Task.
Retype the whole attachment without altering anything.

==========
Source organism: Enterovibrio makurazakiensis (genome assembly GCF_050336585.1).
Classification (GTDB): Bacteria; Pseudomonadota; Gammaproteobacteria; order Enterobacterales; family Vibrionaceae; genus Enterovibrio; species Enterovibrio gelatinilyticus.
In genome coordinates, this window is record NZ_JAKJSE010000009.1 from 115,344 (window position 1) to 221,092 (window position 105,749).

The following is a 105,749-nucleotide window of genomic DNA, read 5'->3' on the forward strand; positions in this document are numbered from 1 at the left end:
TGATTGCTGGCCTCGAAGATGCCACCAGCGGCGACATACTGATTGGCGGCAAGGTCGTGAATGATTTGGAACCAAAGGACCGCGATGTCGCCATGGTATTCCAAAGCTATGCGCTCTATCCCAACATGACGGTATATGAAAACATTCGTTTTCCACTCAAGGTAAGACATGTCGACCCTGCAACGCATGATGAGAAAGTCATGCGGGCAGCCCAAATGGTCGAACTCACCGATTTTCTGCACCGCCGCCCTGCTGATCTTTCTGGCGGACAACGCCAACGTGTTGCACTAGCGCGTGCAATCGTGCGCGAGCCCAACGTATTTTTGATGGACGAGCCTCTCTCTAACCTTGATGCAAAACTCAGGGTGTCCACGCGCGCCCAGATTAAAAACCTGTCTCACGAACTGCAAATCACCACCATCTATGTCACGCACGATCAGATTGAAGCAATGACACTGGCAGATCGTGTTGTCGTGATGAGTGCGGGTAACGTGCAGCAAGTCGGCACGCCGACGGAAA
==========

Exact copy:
Source organism: Enterovibrio makurazakiensis (genome assembly GCF_050336585.1).
Classification (GTDB): Bacteria; Pseudomonadota; Gammaproteobacteria; order Enterobacterales; family Vibrionaceae; genus Enterovibrio; species Enterovibrio gelatinilyticus.
In genome coordinates, this window is record NZ_JAKJSE010000009.1 from 115,344 (window position 1) to 221,092 (window position 105,749).

The following is a 105,749-nucleotide window of genomic DNA, read 5'->3' on the forward strand; positions in this document are numbered from 1 at the left end:
TGATTGCTGGCCTCGAAGATGCCACCAGCGGCGACATACTGATTGGCGGCAAGGTCGTGAATGATTTGGAACCAAAGGACCGCGATGTCGCCATGGTATTCCAAAGCTATGCGCTCTATCCCAACATGACGGTATATGAAAACATTCGTTTTCCACTCAAGGTAAGACATGTCGACCCTGCAACGCATGATGAGAAAGTCATGCGGGCAGCCCAAATGGTCGAACTCACCGATTTTCTGCACCGCCGCCCTGCTGATCTTTCTGGCGGACAACGCCAACGTGTTGCACTAGCGCGTGCAATCGTGCGCGAGCCCAACGTATTTTTGATGGACGAGCCTCTCTCTAACCTTGATGCAAAACTCAGGGTGTCCACGCGCGCCCAGATTAAAAACCTGTCTCACGAACTGCAAATCACCACCATCTATGTCACGCACGATCAGATTGAAGCAATGACACTGGCAGATCGTGTTGTCGTGATGAGTGCGGGTAACGTGCAGCAAGTCGGCACGCCGACGGAAA